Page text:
Power Player Interview with David Israelite

This interview with Washington, DC-based NMPA Pres./CEO David Israelite didn’t get off to a great start, as the Kansas City native admitted to being a diehard Royals fan, while Editor Roy Trakin’s lifelong allegiance is for the Mets. “That may affect the rest of the interview,” he laughed. Israelite has occupied his current post since February, 2005, joining the organization from various senior positions in the U.S. government, including the Department of Justice, where he was appointed Chairman of the Department’s Task Force on Intellectual Property and in the U.S. Senate as Chief of Staff for Missouri Senator Kit Bond. A tireless fighter for music publishers and songwriters, his current agenda includes battling consent decrees and the inadequate rate standards in compulsory licensing that threaten his community in its transition to a digital streaming economy.

How do we redefine the idea of copyright – invented in an era of mechanical reproduction — for a digital streaming age of infinite replication?

The key is getting fair value. When I started in this job 10 years ago, everybody was afraid of theft and piracy. Now our focus has almost entirely shifted to “How do we monetize legal sites that are creating a tremendous amount of value that isn’t being shared appropriately with songwriters and music publishers?” The music publishing community has to start thinking differently about the value of their songs to these services. For a long time, we accepted certain value propositions that don’t apply in today’s digital world. So that when broadcast radio paid music publishers and songwriters 4% of their revenue, it didn’t seem that out of line that Pandora should pay us 4% of theirs. We should instead be considering amount of activity, displacement of other models or how much value is being created by the service itself. Radio used to argue that somehow we should take less from them because the promotional value of airplay led to sales. There are some in this community who believe Pandora should pay less than an interactive streaming service like Spotify, but I don’t agree. They’re both digital models that rely on advertising; both do nothing more than deliver music. Why should the percent of revenue that goes toward content be any different?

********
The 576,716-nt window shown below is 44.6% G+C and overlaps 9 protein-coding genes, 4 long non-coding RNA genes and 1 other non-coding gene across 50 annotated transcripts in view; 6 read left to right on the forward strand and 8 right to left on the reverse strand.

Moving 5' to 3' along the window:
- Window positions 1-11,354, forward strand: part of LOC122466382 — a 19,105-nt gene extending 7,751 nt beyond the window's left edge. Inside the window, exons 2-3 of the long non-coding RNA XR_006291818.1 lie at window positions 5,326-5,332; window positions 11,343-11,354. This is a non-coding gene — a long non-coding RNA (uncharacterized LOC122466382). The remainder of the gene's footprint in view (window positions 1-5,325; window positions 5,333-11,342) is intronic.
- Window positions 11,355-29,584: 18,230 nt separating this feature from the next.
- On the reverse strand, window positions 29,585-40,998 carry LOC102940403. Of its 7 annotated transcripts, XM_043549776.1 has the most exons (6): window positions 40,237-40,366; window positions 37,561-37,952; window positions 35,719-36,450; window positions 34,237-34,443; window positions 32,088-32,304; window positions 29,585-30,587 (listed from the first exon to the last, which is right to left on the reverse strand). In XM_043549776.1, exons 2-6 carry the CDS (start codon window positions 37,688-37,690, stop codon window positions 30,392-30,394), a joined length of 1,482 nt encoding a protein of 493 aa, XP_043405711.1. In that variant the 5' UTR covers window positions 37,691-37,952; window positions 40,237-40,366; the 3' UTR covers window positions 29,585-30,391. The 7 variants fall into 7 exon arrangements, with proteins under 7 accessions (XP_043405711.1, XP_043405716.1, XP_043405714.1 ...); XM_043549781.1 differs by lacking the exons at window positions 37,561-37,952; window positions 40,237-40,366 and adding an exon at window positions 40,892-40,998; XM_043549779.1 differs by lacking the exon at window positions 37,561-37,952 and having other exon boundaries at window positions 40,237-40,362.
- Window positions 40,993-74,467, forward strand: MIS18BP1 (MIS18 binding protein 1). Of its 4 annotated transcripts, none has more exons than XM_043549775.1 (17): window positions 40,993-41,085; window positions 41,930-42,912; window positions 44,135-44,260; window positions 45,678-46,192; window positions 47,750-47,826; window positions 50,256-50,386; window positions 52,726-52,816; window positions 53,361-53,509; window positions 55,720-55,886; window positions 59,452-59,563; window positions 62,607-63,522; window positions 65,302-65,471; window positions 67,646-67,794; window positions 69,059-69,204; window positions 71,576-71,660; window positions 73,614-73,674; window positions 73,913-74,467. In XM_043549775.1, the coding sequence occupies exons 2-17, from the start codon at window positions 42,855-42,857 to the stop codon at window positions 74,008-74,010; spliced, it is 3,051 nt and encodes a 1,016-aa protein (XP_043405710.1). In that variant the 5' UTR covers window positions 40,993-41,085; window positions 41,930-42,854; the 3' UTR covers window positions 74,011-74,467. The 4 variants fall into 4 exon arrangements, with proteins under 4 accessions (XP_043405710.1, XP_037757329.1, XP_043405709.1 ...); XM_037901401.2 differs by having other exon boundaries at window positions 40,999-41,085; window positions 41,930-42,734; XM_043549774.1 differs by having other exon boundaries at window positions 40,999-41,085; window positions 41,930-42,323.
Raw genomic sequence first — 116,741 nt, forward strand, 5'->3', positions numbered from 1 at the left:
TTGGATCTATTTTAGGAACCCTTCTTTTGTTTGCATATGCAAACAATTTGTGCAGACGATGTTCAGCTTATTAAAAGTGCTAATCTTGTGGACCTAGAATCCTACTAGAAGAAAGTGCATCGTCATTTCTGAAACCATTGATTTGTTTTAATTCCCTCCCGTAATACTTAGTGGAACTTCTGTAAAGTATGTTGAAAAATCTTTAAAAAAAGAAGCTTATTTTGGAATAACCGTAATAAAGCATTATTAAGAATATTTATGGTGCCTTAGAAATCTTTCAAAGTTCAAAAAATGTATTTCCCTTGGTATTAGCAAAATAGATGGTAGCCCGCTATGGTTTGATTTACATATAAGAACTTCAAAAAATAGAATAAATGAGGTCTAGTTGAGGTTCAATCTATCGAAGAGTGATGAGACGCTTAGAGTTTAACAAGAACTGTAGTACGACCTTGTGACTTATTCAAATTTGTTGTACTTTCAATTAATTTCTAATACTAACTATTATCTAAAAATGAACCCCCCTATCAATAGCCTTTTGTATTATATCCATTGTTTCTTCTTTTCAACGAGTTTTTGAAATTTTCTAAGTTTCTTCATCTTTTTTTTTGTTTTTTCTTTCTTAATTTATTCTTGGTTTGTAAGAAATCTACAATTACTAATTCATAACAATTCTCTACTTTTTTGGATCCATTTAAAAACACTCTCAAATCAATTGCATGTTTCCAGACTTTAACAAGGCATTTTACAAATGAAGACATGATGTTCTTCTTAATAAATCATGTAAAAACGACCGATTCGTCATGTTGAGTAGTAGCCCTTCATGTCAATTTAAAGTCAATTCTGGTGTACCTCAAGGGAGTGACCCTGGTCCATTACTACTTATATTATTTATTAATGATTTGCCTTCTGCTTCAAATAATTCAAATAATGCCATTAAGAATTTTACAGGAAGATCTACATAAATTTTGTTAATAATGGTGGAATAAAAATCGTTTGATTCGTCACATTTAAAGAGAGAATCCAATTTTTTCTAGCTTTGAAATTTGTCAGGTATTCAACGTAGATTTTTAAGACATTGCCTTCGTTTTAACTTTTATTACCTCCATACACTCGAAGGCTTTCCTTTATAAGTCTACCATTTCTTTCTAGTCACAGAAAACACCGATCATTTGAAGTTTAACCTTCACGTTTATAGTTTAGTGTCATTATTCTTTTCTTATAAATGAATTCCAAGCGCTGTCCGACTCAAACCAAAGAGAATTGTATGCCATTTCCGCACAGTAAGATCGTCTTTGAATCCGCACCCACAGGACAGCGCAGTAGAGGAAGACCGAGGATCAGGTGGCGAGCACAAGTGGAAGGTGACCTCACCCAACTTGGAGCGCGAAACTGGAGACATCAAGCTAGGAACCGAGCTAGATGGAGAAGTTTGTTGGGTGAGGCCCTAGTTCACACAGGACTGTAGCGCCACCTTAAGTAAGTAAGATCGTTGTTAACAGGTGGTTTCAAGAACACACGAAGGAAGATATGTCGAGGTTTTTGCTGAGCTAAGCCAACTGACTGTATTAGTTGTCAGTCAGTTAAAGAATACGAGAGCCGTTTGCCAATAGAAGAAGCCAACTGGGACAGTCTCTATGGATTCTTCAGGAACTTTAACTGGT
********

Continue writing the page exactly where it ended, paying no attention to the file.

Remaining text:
Right now, we’re trapped by the consent decrees that have governed ASCAP and BMI since 1941. Everyone has enjoyed the benefits of collective licensing. A great deal of money has been flowing through those performing rights organizations. No one was challenging how those rates were being set. Now, if you look at the digital space, it’s crystal-clear that the consent decree process has led to a devastation of the value of songs to these models. And we’re not in a position to do anything about it. Under the consent decree, you can’t say no, you have no leverage in a negotiation and you’re trapped to the whim of a single federal judge in the Southern District of New York who somehow believes they’re protecting the public against a monopoly instead of setting a fair value for our music. It’s ironic. A bunch of small, independent songwriters are being told they’re a monopoly and that Google, Apple and Spotify need protection against them. So those giant tech companies are in a free market, while songwriters are regulated under a World War II-era interpretation of anti-trust law. It’s insane.

Who’s the most egregious violator?

Pandora is now paying the record labels about 50% of their revenue, the music publishers and writers 4% and they’re keeping about 46%. Somehow under this system, an Internet company that doesn’t do anything else but deliver songs to their customers is worth 10-12 times more than the song itself, just as the record labels are. Everywhere else in the world, radio splits the revenues with record labels, artists, writers and music publishers evenly. Pandora refuses to partner with the music industry; they view it as a war in which they are out to pay as little as possible. There has been some indication they are willing to change, but not fast enough. Apple, on the other hand, has always approached our relationship as a business partner, negotiating rates rather than relying on compulsory licenses or consent decrees.

What is the NMPA’s position on the “Fair Pay for Fair Play” Act?